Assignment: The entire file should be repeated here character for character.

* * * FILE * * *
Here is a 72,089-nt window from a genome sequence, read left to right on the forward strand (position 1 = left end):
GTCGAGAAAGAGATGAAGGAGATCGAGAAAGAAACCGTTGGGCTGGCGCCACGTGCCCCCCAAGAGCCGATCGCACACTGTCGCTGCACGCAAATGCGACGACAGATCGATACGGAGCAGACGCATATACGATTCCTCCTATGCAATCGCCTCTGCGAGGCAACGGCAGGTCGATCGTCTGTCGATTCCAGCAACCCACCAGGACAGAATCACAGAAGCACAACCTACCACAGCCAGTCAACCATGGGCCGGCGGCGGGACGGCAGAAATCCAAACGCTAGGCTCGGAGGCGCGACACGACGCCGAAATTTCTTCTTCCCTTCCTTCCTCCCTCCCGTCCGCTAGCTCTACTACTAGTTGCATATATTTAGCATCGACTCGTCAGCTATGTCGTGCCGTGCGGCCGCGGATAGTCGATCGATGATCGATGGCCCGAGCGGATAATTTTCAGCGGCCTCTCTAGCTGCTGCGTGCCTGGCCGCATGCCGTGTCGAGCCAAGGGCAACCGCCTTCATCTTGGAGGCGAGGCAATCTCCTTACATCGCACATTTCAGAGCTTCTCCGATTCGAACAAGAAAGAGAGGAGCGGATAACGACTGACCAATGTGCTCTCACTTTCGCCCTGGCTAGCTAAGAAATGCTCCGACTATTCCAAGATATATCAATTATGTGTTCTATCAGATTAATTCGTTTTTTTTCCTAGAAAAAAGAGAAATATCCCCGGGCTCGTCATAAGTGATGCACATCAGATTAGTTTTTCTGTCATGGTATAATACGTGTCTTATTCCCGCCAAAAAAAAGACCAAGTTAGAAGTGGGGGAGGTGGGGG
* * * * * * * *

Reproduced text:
Here is a 72,089-nt window from a genome sequence, read left to right on the forward strand (position 1 = left end):
GTCGAGAAAGAGATGAAGGAGATCGAGAAAGAAACCGTTGGGCTGGCGCCACGTGCCCCCCAAGAGCCGATCGCACACTGTCGCTGCACGCAAATGCGACGACAGATCGATACGGAGCAGACGCATATACGATTCCTCCTATGCAATCGCCTCTGCGAGGCAACGGCAGGTCGATCGTCTGTCGATTCCAGCAACCCACCAGGACAGAATCACAGAAGCACAACCTACCACAGCCAGTCAACCATGGGCCGGCGGCGGGACGGCAGAAATCCAAACGCTAGGCTCGGAGGCGCGACACGACGCCGAAATTTCTTCTTCCCTTCCTTCCTCCCTCCCGTCCGCTAGCTCTACTACTAGTTGCATATATTTAGCATCGACTCGTCAGCTATGTCGTGCCGTGCGGCCGCGGATAGTCGATCGATGATCGATGGCCCGAGCGGATAATTTTCAGCGGCCTCTCTAGCTGCTGCGTGCCTGGCCGCATGCCGTGTCGAGCCAAGGGCAACCGCCTTCATCTTGGAGGCGAGGCAATCTCCTTACATCGCACATTTCAGAGCTTCTCCGATTCGAACAAGAAAGAGAGGAGCGGATAACGACTGACCAATGTGCTCTCACTTTCGCCCTGGCTAGCTAAGAAATGCTCCGACTATTCCAAGATATATCAATTATGTGTTCTATCAGATTAATTCGTTTTTTTTCCTAGAAAAAAGAGAAATATCCCCGGGCTCGTCATAAGTGATGCACATCAGATTAGTTTTTCTGTCATGGTATAATACGTGTCTTATTCCCGCCAAAAAAAAGACCAAGTTAGAAGTGGGGGAGGTGGGGG